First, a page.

Rationale and Objectives: Pulmonary functional imaging using four-dimensional x-ray computed tomographic (4DCT) imaging and hyperpolarized 3He magnetic resonance imaging (MRI) provides regional lung function estimates in patients with lung cancer in whom pulmonary function measurements are typically dominated by tumor burden. The aim of this study was to evaluate the quantitative spatial relationship between 4DCT and hyperpolarized 3He MRI ventilation maps. Materials and Methods: Eleven patients with lung cancer provided written informed consent to 4DCT imaging and MRI performed within 11 ± 14 days. Hyperpolarized 3He MRI was acquired in breath-hold after inhalation from functional residual capacity of 1 L hyperpolarized 3He, whereas 4DCT imaging was acquired over a single tidal breath of room air. For hyperpolarized 3He MRI, the percentage ventilated volume was generated using semiautomated segmentation; for 4DCT imaging, pulmonary function maps were generated using the correspondence between identical tissue elements at inspiratory and expiratory phases to generate percentage ventilated volume. Results: After accounting for differences in image acquisition lung volumes (3He MRI: 1.9 ± 0.5 L ipsilateral, 2.3 ± 0.7 L contralateral; 4DCT imaging: 1.2 ± 0.3 L ipsilateral, 1.3 ± 0.4 L contralateral), there was no significant difference in percentage ventilated volume between hyperpolarized 3He MRI (72 ± 11% ipsilateral, 79 ± 12% contralateral) and 4DCT imaging (74 ± 3% ipsilateral, 75 ± 4% contralateral). Spatial correspondence between 4DCT and 3He MRI ventilation was evaluated using the Dice similarity coefficient index (ipsilateral, 86 ± 12%; contralateral, 88 ± 12%). Conclusions: Despite rather large differences in image acquisition breathing maneuvers, good spatial and significant quantitative agreement was observed for ventilation maps on hyperpolarized 3He MRI and 4DCT imaging, suggesting that pulmonary regions with good lung function are similar between modalities in this small group of patients with lung cancer.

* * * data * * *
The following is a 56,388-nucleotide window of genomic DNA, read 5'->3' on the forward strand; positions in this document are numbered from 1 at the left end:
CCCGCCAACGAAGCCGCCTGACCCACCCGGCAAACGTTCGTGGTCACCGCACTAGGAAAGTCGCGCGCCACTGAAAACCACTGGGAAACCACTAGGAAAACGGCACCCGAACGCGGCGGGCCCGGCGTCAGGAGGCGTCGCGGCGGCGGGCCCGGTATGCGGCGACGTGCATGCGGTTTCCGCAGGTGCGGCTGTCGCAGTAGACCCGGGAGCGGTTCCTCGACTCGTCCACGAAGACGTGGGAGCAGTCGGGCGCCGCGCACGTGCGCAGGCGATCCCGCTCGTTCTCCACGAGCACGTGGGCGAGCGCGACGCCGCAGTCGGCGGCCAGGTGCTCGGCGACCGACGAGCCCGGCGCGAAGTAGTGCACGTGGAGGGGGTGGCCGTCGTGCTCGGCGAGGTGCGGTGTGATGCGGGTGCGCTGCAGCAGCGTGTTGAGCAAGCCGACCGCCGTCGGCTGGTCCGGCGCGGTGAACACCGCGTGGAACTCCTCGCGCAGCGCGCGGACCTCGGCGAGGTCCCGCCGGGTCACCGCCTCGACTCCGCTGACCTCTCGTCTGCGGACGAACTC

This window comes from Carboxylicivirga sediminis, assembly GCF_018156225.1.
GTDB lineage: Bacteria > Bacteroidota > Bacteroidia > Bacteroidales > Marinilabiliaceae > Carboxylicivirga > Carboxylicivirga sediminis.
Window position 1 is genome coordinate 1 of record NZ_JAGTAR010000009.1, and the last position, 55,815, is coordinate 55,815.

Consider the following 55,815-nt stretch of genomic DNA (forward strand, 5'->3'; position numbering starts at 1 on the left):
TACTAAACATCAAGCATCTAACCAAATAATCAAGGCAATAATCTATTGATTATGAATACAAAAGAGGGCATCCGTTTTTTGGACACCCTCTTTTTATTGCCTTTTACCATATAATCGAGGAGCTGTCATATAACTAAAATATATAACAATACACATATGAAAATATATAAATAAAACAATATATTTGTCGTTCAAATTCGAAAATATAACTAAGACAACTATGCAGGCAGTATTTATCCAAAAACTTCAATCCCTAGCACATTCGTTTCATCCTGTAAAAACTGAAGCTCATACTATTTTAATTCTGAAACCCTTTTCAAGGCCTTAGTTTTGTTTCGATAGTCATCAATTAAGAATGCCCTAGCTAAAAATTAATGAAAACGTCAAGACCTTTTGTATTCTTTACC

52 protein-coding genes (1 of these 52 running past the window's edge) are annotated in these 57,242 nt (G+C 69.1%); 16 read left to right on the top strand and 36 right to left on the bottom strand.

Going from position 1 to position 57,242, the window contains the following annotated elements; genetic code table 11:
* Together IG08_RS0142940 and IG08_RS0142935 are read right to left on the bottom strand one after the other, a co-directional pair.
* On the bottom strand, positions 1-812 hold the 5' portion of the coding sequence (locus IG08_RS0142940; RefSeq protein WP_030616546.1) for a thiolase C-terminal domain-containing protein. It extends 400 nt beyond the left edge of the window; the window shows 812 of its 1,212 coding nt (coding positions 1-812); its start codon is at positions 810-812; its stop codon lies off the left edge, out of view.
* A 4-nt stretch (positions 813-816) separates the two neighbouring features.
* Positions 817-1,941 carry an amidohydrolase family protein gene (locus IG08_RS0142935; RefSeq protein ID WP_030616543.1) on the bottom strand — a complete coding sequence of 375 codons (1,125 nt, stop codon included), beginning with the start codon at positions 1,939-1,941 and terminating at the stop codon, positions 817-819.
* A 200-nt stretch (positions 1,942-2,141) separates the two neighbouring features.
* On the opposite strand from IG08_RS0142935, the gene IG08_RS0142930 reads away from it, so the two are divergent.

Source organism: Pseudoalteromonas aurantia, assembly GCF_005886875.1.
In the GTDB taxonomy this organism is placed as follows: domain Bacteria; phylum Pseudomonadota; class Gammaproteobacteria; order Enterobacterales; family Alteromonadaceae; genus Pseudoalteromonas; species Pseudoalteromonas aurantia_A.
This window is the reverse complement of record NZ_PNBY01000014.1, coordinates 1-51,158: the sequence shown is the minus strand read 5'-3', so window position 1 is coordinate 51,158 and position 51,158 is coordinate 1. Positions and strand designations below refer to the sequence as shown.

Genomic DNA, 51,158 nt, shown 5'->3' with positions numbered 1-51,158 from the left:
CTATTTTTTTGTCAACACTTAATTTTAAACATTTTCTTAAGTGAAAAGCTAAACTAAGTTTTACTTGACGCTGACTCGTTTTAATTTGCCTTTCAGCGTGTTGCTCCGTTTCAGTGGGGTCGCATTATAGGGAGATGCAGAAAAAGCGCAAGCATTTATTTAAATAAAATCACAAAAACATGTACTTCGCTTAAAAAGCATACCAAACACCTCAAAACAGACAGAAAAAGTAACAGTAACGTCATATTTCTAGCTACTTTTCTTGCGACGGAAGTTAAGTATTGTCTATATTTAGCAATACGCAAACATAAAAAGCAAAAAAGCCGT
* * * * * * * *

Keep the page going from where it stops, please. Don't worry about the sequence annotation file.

- Four-dimensional computed tomography
- Functional lung imaging
- Hyperpolarized He magnetic resonance imaging
- Ventilated volume
- Ventilation defect
ASJC Scopus subject areas
- Radiology Nuclear Medicine and imaging